Township step closer to honouring somebody other than slave owner Peter Russell, following June 15 meeting
Tom Van Dusen
Nation Valley News
RUSSELL — As forewarned by Mayor Pierre Leroux, his concept to reassign the namesake and not the actual name of his municipality to ease a controversy over its slavery connections went no further than a notice of motion Monday night.
Early in a virtual council meeting, Leroux reminded viewers that a notice to officially remove the connection to 1790s Chief Administrator of Upper Canada Peter Russell would not be debated and decided upon until the July 6 meeting. That’s the way the process works, he explained.
‘’Our procedural bylaw requires that notice be given at one meeting and only discussed at the following meeting. This is to allow council members the opportunity to reflect upon what is proposed and not rush into a decision. This also allows the public an opportunity to reach out to members of council to voice their opinions.’’
The motion observes that Russell residents strive to be kind-hearted and inclusive, that council recognizes the ‘’offensive nature’’ of its namesake, and that the community doesn’t share his values. ‘’Council recognizes that being named after this individual can be hurtful and disrespectful to our residents.’’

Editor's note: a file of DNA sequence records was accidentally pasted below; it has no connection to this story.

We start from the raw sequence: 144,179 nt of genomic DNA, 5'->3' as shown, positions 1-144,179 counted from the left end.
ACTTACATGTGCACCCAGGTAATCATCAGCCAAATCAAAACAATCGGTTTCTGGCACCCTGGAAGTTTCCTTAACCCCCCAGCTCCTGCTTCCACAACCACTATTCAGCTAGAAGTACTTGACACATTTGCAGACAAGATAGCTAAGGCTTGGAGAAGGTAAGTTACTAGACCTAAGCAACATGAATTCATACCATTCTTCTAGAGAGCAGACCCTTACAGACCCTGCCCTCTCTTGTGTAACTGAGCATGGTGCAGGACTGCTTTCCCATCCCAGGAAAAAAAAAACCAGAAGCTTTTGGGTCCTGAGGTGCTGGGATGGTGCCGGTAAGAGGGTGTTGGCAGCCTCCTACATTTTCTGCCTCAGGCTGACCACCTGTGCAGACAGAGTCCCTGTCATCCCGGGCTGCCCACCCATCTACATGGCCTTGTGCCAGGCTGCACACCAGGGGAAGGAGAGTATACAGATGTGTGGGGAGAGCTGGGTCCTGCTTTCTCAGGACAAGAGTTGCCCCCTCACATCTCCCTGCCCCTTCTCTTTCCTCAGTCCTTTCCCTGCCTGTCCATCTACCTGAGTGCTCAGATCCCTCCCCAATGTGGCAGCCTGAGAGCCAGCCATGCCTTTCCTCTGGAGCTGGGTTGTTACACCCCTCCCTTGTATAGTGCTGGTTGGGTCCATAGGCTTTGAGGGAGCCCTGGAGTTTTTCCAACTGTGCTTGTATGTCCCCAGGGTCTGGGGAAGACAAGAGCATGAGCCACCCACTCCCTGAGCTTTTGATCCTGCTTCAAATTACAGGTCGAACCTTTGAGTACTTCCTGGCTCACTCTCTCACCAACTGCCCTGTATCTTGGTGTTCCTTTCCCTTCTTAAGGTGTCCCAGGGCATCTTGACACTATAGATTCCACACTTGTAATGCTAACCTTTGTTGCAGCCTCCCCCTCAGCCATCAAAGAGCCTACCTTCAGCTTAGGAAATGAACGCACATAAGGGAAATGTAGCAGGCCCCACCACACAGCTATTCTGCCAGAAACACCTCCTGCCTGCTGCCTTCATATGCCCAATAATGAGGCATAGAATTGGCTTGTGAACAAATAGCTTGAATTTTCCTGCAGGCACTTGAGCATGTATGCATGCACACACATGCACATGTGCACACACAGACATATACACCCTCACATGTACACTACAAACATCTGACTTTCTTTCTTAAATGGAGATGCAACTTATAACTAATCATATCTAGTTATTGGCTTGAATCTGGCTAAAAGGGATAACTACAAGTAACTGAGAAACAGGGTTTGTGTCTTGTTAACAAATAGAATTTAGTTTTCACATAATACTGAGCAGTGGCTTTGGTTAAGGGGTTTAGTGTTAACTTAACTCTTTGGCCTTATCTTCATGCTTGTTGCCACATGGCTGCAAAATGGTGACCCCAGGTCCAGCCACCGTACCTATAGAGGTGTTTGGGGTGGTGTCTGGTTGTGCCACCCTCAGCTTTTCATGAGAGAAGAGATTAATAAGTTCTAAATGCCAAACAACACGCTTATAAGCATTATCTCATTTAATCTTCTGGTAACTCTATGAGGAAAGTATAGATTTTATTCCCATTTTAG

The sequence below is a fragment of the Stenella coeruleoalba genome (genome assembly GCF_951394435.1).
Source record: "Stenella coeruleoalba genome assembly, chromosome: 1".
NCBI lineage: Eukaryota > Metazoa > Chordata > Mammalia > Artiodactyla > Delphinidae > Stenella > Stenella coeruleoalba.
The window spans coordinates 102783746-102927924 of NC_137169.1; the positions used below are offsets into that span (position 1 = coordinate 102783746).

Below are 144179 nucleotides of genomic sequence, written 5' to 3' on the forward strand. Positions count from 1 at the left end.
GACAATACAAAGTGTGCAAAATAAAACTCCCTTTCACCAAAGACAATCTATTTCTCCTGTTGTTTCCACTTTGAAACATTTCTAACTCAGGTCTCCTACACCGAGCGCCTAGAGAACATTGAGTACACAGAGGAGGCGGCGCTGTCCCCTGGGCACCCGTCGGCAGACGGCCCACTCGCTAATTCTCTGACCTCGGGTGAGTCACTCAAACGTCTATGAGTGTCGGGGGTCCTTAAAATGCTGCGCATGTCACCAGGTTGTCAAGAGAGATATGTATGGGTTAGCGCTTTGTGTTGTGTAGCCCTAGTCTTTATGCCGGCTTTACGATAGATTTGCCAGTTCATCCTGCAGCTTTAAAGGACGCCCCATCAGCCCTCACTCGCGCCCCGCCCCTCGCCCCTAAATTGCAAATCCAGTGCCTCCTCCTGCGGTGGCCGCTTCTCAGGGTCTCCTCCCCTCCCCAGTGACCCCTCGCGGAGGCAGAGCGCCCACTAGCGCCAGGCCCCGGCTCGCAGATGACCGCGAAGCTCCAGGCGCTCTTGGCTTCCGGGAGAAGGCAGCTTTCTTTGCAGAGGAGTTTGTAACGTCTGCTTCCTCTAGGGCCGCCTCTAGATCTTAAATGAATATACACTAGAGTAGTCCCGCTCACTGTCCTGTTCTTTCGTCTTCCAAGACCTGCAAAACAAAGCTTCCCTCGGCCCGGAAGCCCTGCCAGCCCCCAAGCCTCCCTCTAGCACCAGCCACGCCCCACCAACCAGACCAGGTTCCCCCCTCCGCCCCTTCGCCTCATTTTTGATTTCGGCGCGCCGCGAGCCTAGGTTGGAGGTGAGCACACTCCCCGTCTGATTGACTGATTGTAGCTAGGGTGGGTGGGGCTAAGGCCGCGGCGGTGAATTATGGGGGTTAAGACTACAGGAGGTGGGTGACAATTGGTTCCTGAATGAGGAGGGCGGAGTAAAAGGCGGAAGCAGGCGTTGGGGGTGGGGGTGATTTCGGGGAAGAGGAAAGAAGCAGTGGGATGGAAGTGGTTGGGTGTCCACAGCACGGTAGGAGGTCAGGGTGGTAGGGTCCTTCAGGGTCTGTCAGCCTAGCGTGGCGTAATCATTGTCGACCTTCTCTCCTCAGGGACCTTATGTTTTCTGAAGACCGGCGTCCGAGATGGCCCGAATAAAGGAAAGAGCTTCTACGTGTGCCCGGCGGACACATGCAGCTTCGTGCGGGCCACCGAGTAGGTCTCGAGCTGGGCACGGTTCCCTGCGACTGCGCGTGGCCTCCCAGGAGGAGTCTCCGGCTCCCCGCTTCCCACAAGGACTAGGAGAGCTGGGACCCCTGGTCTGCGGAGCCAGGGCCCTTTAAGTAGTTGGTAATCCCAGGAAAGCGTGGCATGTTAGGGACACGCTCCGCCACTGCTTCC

Meanwhile, Councillor Mike Tarnowski, who seconded Leroux’s motion, brought forward the idea for a township diversity, equity and inclusion committee which would consider name rededication. Staff will propose terms of reference and organization of such a committee by September. Suggestions for name rebranding would be limited to worthy people with Russell as a first, last or middle name.
The old news that Russell owned slaves and intended to trade in them has caused a sometimes acrimonious uproar in the era of erupting anti-racism. Closing in on 2,000 names, a petition to disassociate Russell Village, Township and County from their namesake has been modified by sponsor Vanessa Leman.
Considering the economic impact that would come from applying a totally new name, Leman says the mayor’s rededication solution seems like a good one. However, Leman insisted, it’s imperative that Peter Russell and his ‘’deplorable ways’’ should not be lost in the transition; consideration should be given to acknowledging who the township was named for, why his actions were inhuman, and how council ‘’chose to take a small but necessary step towards progress.‘’
While the Peter Russell debate is being depicted as an awakening, 40 years ago in much more subdued times the then local Castor Review raised the topic particularly as it applied to Russell Village. The newspaper reported that no evidence existed that the village, which had been officially named Duncanville after a local founder in 1852, had been officially renamed in honour of the government functionary.
In researching the village centennial back then, local postmaster Pierre Robinson could unearth no evidence of a name change after digging in all the usual places for documentation. He urged residents to search for clues in their attics. Almost by osmosis, the current name became official when the Police Village of Russell was created in 1898.
The Review also ran an expose depicting Peter Russell as a land grabber and slave trader. There was little reaction at the time.